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Ottawa may eye tax measures that hit higher earners

The odds of a federal budget that targets investors with higher taxes on capital gains or even dividends are rising.

Don't be too relieved if such measures aren't contained in the budget expected later this month because they could be revisited in a year or two. The government needs tax revenue to keep the deficit in check and has been studying all the various tax measures that cost it money. Two of the biggest are the 50-per-cent inclusion rate on capital gains and a preferential tax rate on dividends.

It's not just the forgone tax revenue that will keep these two tax measures under scrutiny. According to research by economist David Macdonald of the Canadian Centre for Policy Alternatives, they also benefit well-off people far more than the middle class or low-income people.

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The federal Liberals talk a lot about helping the middle class and have demonstrated a willingness to tax wealthier people more in order to do so. They have already adjusted federal income tax rates so that very high earners pay more while lower income individuals pay less. The Liberals also reconfigured child benefits in a way that pays more to the middle class and less to the well off.

Mr. Macdonald singled out five federal tax measures as being the most inequitable to lower income people based on 2011 data – the dividend tax credit, partial inclusion of capital gains, the foreign tax credit, employee stock options and pension income splitting.

Changing the dividend tax credit would be controversial in light of how much seniors have come to rely on dividend income at a time of ultra-low interest rates. But Mr. Macdonald's data show the benefit of favourable taxation for dividends is not widespread across the population. "Ninety per cent of the benefit goes to households making more than $84,000 per year," he said. "It's worth a lot of money to people who get a lot of income from dividends, but that would predominantly be fairly rich households."

One of the reasons why we have the dividend tax credit is related to tax fairness. A business pays dividends out of after-tax income. The dividend tax credit, and the calculations that go into it, are designed to prevent double taxation. For investors, the net result is that dividend income is taxed at a much lower rate than regular income.

But double taxation is actually common in our economy. It happens, for example, when we use our after-tax income to buy goods or services to which the GST or HST apply. "Everything you buy at any store in the country is double taxed," Mr. Macdonald said.

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Increasing the tax load on capital gains would be less politically risky, although we're sure to hear objections based on the potential impact on the economy. Taxing capital gains at a lower rate than regular income is thought to encourage investment.

A related and even richer source of revenue for the federal government would be to tax the capital gain on houses or, to be more specific, principal residences. Mr. Macdonald's report pegs the loss of revenue to the government here at $4.7-billion in 2011, which compares to $4.1-billion for the dividend tax credit and $3.8-billion for the partial inclusion of capital gains. These estimates for both 50-per-cent capital gains inclusion rate and the principal residence exemption are likely to be low, given price appreciation in the stock and housing markets in recent years.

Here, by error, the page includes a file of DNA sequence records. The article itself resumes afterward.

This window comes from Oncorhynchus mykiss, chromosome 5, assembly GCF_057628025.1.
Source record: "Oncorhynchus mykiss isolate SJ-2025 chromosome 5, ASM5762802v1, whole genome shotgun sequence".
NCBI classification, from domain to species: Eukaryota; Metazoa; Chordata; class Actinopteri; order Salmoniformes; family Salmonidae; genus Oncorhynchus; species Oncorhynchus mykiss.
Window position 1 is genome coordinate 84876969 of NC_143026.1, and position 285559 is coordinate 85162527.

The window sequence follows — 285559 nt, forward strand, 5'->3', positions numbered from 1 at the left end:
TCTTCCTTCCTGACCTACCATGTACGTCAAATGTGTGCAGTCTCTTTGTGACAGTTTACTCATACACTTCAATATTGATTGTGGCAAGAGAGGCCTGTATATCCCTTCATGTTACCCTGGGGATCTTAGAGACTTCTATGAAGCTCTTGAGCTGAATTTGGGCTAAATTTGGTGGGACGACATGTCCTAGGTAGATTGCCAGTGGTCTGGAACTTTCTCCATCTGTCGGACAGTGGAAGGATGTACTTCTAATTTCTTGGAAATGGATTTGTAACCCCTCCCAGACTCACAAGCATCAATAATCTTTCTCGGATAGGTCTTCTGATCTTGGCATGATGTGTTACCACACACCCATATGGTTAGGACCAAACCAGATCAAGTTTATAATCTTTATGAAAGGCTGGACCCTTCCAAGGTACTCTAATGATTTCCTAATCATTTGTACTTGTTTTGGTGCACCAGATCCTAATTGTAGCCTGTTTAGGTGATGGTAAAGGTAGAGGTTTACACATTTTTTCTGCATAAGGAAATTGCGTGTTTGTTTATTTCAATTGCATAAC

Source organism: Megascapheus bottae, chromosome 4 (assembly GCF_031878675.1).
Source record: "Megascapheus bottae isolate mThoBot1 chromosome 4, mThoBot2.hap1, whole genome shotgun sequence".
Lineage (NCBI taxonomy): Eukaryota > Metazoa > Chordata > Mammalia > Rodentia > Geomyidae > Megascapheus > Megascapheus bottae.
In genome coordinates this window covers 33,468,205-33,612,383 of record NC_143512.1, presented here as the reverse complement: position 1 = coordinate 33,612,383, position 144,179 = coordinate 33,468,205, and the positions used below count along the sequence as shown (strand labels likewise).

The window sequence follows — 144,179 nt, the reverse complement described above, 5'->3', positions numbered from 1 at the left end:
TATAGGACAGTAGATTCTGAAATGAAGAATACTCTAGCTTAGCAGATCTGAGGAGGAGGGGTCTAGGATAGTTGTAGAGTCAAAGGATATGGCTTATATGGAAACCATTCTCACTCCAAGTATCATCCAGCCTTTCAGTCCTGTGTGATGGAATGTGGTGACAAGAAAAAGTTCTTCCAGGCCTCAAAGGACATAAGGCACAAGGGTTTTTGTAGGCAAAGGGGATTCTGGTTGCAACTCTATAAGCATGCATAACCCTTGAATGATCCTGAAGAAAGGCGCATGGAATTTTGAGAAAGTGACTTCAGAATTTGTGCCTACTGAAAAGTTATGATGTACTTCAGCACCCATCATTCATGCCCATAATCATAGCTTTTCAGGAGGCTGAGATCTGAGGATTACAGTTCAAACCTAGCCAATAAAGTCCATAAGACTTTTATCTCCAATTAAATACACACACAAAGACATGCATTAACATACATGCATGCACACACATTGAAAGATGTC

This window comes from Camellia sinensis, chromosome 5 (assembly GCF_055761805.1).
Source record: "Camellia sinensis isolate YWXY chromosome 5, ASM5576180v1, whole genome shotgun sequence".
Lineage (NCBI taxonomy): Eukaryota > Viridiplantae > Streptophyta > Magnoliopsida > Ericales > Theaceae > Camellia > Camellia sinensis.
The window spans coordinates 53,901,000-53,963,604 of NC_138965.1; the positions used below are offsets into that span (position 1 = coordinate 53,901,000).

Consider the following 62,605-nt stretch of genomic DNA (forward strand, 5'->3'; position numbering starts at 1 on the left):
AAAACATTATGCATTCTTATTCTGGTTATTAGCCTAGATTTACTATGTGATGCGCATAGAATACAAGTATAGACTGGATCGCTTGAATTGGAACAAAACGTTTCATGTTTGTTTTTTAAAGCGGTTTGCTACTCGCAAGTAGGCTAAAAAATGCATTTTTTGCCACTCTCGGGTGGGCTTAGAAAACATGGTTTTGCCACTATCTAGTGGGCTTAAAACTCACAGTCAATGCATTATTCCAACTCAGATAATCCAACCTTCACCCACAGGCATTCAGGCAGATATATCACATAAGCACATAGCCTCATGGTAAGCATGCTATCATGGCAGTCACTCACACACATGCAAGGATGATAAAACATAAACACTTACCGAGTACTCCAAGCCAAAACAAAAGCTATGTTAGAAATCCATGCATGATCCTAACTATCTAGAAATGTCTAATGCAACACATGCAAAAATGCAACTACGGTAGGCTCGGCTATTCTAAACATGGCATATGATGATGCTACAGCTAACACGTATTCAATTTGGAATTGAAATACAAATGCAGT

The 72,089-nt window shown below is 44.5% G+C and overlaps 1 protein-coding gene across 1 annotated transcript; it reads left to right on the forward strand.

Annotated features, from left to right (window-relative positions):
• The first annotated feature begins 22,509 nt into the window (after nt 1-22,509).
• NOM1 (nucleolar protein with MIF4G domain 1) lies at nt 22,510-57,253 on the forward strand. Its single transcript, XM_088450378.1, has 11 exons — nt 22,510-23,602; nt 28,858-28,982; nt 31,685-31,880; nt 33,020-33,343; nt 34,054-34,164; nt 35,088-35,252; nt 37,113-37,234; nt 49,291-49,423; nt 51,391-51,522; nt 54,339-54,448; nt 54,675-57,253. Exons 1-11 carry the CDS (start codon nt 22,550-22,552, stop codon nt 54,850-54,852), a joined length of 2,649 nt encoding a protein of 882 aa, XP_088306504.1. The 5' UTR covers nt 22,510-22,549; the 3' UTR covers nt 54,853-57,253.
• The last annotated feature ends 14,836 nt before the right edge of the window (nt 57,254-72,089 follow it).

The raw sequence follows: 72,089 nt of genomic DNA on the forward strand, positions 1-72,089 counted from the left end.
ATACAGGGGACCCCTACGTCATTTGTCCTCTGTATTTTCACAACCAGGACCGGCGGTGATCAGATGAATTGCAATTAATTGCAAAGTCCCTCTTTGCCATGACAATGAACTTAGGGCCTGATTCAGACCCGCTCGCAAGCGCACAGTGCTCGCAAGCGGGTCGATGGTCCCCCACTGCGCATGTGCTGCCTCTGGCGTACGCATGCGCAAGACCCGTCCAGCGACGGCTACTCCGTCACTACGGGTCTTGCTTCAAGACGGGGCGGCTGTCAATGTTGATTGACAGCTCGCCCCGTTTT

On taxing housing gains, Mr. Macdonald said one option for the government would be to change the capital gains exemption on homes so that people get a lifetime amount of tax-free appreciation on their principal residences. After hitting that limit, they'd pay tax on their gains at whatever the going rate is.

Taxing houses seems a longshot, though. One of the foundational supports of our housing market is that you can buy a house and sell it later in life with a tax-free capital gain. Also, the federal government has taken steps in recent months that will increase the tax revenue from sales of houses that are not a principal residence. Included in a package of measures to slow down the housing market was a new rule requiring people to report the sale of a principal residence on their tax return starting in 2016. In the past, you could use the principal residence exemption without any documentation.

Capital gains on investments other than houses seem the most likely target for a government seeking tax revenue and equity. Investors, the next few federal budgets could be painful.

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About the Author
Personal Finance Columnist

Rob Carrick has been writing about personal finance, business and economics for close to 20 years. He joined The Globe and Mail in late 1996 as an investment reporter and has been personal finance columnist since November 1998.Rob's personal finance columns appear in The Globe on Tuesday and Thursday, and his Portfolio Strategy column for investors appears on Saturday. More

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